Sunday, January 18, 2009

Send PAC Mate Packing

Before I begin the topic of this certainly provocative subject matter, let me say that I have absolutely no stake in any of the companies or products mentioned in this article. The success of the products like PAC Mate and others mentioned in this article would have never been made possible had it not been for pioneers both in the hardware and software industry. Hundreds of thousands of blind people’s lives have been forever and profoundly altered all around the world because of folks like Dean Blazie, Ted Henter, Glen Gordon from the development end of things and others like Eric Damery, Jerry Bowman and Dan Clark who made the business and less geeky side of things happen. To all of them and more, I am personally grateful. I am not exaggerating when I say, you changed my life.

It is however, my personal view that the adaptive technology industry has for the most part, lost its vision. This is an incongruous statement. An industry that has done so much for the blind has lost its vision -- its way in the market place.

Let me explain: I had the privilege and irreplaceable life experience of working up close and personal with the PAC Mate project team at Freedom Scientific from its bitsy board inception and revision 1 cycle running Pocket PC 2002, right through the end of its revision 2 development cycles which took it through its Pocket PC 2003 versions ending at 4.1. I have watched from afar with interest as the project has continued with the introduction of the PAC Mate Omni which runs Windows Mobile 6.

Unfortunately however, as with many products of this type, upgrades are not inexpensive and Enovation is inexcusably lacking. PAC Mate BX420 and QX420 (with 20-cell Braille display): at a whopping $3,795 from: still only offers its users two antiquated compact flash slots, no on-board wi-fi or Bluetooth, no user replaceable battery, merely double its original memory specifications, a single USB client/host port and only one possible Braille device choice, causing any claims to it having any semblance of a “laptop replacement” or even being modular on any level not to be taken seriously by anyone doing an honest product comparison. (I will discuss the modular concept in greater detail later in this article.)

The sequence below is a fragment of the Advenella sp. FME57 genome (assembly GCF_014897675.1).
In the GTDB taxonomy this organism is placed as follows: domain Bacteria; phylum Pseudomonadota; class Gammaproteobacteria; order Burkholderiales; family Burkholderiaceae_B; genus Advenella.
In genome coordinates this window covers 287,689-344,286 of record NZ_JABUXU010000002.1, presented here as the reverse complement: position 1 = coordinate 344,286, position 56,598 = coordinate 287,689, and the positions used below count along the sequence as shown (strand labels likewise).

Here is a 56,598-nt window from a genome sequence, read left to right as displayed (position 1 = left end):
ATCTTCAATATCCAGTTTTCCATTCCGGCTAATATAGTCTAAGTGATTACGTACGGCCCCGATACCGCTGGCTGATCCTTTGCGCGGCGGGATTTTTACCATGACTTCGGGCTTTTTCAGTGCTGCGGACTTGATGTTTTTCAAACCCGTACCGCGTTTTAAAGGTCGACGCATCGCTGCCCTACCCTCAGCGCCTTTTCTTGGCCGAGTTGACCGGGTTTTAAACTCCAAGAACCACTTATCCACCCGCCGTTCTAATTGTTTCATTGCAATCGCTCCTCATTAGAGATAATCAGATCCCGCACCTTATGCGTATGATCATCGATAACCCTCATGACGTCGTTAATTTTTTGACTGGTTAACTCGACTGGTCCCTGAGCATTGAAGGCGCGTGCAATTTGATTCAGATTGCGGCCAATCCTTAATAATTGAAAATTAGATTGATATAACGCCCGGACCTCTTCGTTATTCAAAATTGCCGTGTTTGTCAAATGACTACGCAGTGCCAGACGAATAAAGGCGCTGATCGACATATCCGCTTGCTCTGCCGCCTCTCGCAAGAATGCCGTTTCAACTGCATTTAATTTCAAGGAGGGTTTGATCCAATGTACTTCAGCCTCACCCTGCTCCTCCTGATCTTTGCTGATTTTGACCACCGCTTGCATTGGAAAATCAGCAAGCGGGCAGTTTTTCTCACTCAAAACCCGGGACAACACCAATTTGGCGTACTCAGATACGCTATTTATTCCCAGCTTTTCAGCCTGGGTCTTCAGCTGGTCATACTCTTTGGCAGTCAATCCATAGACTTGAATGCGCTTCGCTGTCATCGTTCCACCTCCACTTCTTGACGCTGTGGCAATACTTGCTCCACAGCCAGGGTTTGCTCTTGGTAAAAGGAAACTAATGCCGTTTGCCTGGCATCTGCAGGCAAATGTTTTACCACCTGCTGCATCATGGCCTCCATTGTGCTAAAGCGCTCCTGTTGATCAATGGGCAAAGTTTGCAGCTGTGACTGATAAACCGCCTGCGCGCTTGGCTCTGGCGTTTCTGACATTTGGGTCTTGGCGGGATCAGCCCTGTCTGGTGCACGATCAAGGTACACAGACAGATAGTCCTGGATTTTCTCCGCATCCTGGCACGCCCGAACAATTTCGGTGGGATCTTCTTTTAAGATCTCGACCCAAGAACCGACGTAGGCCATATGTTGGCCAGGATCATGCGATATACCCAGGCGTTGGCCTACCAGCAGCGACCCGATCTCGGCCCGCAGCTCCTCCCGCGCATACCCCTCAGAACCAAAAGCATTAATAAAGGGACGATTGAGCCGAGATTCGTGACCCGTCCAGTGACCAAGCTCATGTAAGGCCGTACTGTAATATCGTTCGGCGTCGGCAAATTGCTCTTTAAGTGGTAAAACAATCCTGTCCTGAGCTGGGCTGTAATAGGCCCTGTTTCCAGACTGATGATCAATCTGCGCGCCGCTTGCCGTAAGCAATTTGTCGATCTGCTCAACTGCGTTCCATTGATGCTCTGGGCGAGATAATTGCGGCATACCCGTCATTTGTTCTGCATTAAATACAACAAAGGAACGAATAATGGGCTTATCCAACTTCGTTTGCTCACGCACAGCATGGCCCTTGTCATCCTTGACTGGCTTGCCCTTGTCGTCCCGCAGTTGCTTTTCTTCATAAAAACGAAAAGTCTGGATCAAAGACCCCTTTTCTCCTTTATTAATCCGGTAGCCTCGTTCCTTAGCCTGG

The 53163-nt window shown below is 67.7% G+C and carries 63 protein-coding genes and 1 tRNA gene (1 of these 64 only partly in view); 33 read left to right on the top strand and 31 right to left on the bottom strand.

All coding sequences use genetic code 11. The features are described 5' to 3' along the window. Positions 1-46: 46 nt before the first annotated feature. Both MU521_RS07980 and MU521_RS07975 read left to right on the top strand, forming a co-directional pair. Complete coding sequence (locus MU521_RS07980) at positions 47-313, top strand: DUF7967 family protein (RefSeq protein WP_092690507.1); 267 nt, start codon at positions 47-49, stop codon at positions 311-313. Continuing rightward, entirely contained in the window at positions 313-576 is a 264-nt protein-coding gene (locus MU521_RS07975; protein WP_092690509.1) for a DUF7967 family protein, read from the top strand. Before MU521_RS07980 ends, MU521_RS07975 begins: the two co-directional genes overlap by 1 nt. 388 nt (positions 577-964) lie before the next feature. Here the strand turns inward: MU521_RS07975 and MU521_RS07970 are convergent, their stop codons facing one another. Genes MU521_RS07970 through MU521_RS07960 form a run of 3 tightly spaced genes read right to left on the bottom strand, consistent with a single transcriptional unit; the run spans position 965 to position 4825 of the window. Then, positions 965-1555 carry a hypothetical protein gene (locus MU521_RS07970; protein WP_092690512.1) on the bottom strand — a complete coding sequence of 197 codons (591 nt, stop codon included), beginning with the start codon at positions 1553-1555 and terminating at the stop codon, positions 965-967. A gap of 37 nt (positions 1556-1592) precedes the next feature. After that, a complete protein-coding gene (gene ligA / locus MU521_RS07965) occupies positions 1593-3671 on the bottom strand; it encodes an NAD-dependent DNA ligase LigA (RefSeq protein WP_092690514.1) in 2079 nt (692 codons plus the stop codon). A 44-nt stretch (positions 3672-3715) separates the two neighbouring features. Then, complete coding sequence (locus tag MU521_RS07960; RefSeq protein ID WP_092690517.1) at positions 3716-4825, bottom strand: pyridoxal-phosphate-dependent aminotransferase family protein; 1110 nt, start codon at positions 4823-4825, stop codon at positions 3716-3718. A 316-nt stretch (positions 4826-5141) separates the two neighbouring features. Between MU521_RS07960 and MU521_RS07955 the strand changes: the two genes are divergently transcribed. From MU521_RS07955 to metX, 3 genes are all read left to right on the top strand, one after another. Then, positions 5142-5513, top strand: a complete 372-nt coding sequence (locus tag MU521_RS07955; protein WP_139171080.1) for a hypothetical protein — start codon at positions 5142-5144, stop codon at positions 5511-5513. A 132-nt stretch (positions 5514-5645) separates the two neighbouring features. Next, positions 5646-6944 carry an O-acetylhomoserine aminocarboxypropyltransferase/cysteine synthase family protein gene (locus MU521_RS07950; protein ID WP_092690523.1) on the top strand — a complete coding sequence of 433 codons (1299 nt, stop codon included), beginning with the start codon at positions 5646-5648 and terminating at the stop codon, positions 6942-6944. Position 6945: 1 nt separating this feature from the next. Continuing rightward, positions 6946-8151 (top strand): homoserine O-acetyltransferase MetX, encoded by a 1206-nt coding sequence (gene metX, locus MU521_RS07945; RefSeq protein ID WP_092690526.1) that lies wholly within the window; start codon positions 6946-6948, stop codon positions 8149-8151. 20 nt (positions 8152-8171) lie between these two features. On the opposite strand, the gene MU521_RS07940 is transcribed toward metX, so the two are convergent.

Think of the daily scenarios with which the hardware peripheral minded PAC Mate user is presented:
· I will have to make a choice between wi-fi and Bluetooth if I want to use a storage card.
· To use Secure Digital cards, I’ll need an adapter.
· If I need Bluetooth and wi-fi at the same time, I’ll need external USB solutions for extra memory storage.

It is my view that we have two choices. We can either reward this so-called Enovation by continuing to pay for it or we can find another solution! I say, IT IS TIME TO SEND THE PAC MATE (and other devices like it: Braille & Voice Note M-Power, and Braille & Voice Sense, ETC.) PACKING!

To that end, I would like to introduce you to a new product. This invention in conjunction with other hardware and software already in the main=stream consumer market, would, without a doubt, easily replace the current line of blind ghetto note-takers.
The product is a piece of hardware called “Redfly” and is quite simply described as a terminal complete with nearly full sized keyboard and ten inch screen for a Smart Phone or other Windows Mobile device. You can read more than you want to know about it at:

I am specifically recommending the revision 2 C8 model at a whopping… are you ready… $299.99 with its eight hour battery life, it even charges your phone or other Windows Mobile device while it is connected via USB! (Oh, and by the way, it also supports Bluetooth, though through-put is not quite as fast as USB.) Ok, let your imagination go wild! Add any CDMA or GSM Smart phone from your provider of choice for as little as $99.00 with a new or extended contract with some providers, a copy of Mobile Speak Smart Phone from:

For as little as $85.00 from at least one provider. Quite simply, the sky is the limit! You could then add one of any of the many supported Braille devices supported by Mobile Speak Smart Phone or Mobile Speak Pocket. Your GPS solutions become better and all Smart phones of which I am aware come already Internet enabled through all of the cell providers.